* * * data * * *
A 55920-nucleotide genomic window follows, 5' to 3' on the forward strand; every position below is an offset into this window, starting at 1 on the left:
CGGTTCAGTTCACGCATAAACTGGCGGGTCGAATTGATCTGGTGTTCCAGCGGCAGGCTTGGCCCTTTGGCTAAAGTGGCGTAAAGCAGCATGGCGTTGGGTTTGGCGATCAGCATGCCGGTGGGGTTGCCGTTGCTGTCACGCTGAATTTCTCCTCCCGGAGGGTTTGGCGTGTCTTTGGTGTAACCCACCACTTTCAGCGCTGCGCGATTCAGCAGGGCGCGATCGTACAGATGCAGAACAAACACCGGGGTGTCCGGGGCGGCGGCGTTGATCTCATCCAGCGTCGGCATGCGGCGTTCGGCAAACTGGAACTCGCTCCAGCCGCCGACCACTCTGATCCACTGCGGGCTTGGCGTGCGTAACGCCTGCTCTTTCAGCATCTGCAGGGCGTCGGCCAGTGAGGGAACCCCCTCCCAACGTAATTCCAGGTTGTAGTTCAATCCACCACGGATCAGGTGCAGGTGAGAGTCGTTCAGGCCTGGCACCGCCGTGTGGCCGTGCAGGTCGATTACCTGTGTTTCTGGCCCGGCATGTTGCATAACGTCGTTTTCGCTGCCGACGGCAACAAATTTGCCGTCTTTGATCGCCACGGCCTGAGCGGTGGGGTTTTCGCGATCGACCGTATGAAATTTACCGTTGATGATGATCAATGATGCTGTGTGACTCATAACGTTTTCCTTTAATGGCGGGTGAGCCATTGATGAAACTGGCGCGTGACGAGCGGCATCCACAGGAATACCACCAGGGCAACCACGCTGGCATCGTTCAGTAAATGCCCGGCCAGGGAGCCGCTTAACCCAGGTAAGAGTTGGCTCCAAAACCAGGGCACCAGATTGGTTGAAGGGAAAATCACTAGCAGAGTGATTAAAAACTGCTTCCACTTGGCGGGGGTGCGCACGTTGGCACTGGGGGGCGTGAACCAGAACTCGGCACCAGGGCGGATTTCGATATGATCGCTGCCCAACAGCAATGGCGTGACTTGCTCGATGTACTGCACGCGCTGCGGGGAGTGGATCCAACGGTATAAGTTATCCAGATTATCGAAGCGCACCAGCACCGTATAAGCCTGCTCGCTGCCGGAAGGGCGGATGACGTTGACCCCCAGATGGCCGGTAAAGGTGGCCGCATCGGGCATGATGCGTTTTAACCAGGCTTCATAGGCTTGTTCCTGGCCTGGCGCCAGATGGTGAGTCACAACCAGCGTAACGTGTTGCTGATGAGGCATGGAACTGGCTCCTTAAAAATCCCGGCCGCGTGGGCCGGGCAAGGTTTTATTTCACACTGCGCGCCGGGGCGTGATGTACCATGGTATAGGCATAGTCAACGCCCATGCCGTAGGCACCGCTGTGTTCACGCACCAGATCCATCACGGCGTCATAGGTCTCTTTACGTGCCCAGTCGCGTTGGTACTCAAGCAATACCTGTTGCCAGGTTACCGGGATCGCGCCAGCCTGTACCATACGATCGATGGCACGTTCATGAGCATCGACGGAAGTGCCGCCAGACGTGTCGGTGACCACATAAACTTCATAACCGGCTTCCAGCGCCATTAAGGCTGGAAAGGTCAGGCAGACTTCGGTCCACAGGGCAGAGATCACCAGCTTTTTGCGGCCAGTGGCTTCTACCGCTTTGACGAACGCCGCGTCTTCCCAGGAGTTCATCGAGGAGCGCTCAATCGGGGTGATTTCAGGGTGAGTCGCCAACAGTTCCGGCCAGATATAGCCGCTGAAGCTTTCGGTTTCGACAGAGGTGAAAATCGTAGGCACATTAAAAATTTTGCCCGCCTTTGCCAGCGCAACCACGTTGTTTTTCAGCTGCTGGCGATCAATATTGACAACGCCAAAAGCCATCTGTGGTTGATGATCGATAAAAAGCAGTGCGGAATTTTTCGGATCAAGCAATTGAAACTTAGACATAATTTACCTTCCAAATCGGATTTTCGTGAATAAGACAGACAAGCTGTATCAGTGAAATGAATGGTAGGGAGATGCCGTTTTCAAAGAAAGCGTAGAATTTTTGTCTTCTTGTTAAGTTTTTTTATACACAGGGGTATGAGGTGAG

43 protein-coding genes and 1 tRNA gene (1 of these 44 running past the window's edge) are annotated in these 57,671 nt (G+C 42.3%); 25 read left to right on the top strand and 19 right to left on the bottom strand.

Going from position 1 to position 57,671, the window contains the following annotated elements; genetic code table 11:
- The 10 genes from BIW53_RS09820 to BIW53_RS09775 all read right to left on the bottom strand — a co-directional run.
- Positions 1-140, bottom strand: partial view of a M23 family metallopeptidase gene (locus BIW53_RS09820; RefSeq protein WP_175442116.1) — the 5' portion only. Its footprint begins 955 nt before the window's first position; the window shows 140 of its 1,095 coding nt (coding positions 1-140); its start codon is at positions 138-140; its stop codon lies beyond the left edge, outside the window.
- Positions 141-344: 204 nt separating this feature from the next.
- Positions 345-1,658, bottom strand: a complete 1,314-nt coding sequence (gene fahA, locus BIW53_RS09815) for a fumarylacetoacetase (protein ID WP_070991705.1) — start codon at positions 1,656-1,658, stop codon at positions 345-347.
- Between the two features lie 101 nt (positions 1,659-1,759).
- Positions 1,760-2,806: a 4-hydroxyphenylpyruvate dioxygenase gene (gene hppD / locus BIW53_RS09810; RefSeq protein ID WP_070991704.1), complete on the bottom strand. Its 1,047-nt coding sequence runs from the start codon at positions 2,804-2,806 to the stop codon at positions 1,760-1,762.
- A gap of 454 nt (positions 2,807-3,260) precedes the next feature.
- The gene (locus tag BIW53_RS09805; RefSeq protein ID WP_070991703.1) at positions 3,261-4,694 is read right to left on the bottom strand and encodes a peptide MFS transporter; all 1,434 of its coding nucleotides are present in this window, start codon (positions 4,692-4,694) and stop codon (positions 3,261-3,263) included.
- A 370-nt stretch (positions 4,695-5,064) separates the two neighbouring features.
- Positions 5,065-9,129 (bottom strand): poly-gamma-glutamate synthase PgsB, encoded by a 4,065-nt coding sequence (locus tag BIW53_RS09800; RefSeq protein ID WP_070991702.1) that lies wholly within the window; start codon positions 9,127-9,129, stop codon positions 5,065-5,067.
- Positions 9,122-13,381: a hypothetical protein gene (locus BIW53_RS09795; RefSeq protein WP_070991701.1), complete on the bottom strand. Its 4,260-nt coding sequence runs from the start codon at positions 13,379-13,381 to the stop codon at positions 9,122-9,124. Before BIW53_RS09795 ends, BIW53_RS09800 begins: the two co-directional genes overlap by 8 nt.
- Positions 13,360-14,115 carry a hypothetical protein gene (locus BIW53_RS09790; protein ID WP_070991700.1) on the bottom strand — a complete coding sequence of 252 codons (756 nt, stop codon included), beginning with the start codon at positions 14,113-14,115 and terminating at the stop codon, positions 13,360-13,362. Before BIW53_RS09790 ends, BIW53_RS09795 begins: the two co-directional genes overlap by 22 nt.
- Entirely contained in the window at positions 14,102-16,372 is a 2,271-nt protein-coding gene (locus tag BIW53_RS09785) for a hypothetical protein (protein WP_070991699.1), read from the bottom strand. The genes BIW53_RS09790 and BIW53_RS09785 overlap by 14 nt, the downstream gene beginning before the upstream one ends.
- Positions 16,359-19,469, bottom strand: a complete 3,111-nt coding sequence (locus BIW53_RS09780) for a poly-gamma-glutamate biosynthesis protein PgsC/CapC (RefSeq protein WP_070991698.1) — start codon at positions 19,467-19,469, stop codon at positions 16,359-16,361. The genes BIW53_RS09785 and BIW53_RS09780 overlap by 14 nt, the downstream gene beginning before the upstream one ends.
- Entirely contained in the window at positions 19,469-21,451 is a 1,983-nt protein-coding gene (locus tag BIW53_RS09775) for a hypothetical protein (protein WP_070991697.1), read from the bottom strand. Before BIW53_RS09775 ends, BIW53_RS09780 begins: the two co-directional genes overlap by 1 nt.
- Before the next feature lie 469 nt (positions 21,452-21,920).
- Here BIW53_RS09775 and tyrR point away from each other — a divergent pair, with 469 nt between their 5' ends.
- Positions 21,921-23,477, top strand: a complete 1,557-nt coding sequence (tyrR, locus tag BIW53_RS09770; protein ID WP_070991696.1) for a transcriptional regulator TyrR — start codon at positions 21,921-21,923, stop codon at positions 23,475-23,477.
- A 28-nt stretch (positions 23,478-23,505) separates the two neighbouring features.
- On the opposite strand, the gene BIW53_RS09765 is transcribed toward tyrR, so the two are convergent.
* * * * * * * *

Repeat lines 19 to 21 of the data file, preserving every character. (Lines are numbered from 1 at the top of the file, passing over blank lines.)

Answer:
- Entirely contained in the window at positions 19,469-21,451 is a 1,983-nt protein-coding gene (locus tag BIW53_RS09775) for a hypothetical protein (protein WP_070991697.1), read from the bottom strand. Before BIW53_RS09775 ends, BIW53_RS09780 begins: the two co-directional genes overlap by 1 nt.
- Before the next feature lie 469 nt (positions 21,452-21,920).
- Here BIW53_RS09775 and tyrR point away from each other — a divergent pair, with 469 nt between their 5' ends.